In another example of Patch taking the “local” out of hyperlocal, CEO Bud Rosenthal laid out the company’s plans to operate unstaffed websites in its lowest performing areas, or as Rosenthal affectionately calls them, DMAs. In a memo obtained by both Poynter and Romenesko this week, Rosenthal separates sites into three categories, described in classic Patch corporate-speak:
1. Staffed: Our very best towns with the highest traffic and revenue in the Top 14 DMAs, which we have also called Core & Near Core (Top 14 DMAs are Atlanta, Baltimore, Boston, Chicago, Detroit, Hartford, Los Angeles, Minneapolis, New York, Philadelphia, Providence, San Diego, San Francisco, Washington D.C.)
2. Lightly Staffed: Towns with lower traffic and/or revenue in the Top 14 DMAs, which we have also called Open & Peripheral
3. Unstaffed: All towns in the remaining 17 DMAs
As previously discussed, on October 7th, we closed 5 towns within the bottom 17 DMAs (Fort Stewart, Maryland Heights, North Charleston, Northeast Columbia, Webster Groves). This was done to help us learn how to optimize our closing procedures for Unstaffed towns.
Leaving aside the not-insignificant issue of running a so called hyperlocal website without any staff, let’s stop here and ask: Who talks like that?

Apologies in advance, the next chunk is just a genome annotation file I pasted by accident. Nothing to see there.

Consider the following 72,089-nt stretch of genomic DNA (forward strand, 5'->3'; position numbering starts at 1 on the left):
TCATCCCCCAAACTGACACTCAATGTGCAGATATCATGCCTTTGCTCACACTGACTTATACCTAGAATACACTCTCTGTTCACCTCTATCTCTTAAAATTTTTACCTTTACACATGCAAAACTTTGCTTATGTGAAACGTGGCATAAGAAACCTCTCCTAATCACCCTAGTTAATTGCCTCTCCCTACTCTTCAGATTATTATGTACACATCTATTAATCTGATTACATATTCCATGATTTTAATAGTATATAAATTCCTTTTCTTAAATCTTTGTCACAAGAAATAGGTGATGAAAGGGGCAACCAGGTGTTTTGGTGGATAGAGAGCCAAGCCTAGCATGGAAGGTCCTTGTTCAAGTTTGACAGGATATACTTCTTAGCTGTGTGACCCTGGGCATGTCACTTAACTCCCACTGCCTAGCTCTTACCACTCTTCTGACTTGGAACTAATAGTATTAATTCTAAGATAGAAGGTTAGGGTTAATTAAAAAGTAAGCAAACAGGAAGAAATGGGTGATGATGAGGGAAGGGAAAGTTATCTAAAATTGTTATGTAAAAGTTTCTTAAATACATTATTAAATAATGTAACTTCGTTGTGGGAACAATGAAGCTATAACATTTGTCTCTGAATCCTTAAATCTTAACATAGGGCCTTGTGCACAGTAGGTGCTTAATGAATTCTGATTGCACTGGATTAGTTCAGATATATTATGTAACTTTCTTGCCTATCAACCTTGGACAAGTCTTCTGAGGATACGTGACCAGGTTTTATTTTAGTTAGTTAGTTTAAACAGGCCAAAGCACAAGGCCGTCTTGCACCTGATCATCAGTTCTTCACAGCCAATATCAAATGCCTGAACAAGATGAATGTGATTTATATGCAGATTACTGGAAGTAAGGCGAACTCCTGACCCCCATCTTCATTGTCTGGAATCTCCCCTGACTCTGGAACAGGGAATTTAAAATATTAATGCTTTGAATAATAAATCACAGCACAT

These are the straight-shooters who came up with the phrase “go forward team” to describe the staffers who were lucky enough to not get laid off this summer. And yet, for some unfathomable reason, the inventors of the Go Forward Team are now resigned to optimizing their closing procedures in the bottom DMA of Webster Groves, Mo. because their local news website didn’t connect with readers or advertisers.
It would be funny except for the fact that the local editors of these sites are real people who work their asses off to serve communities which are blithely written off as underperforming DMAs by their bosses in New York.
How is that hyperlocal?
Let them write obituaries for the alt-weekly industry. We know local, and that still means something. But this, whatever it is, isn’t hyperlocal. Readers aren’t stupid. And when you start talking about them in these terms, you’ve already lost.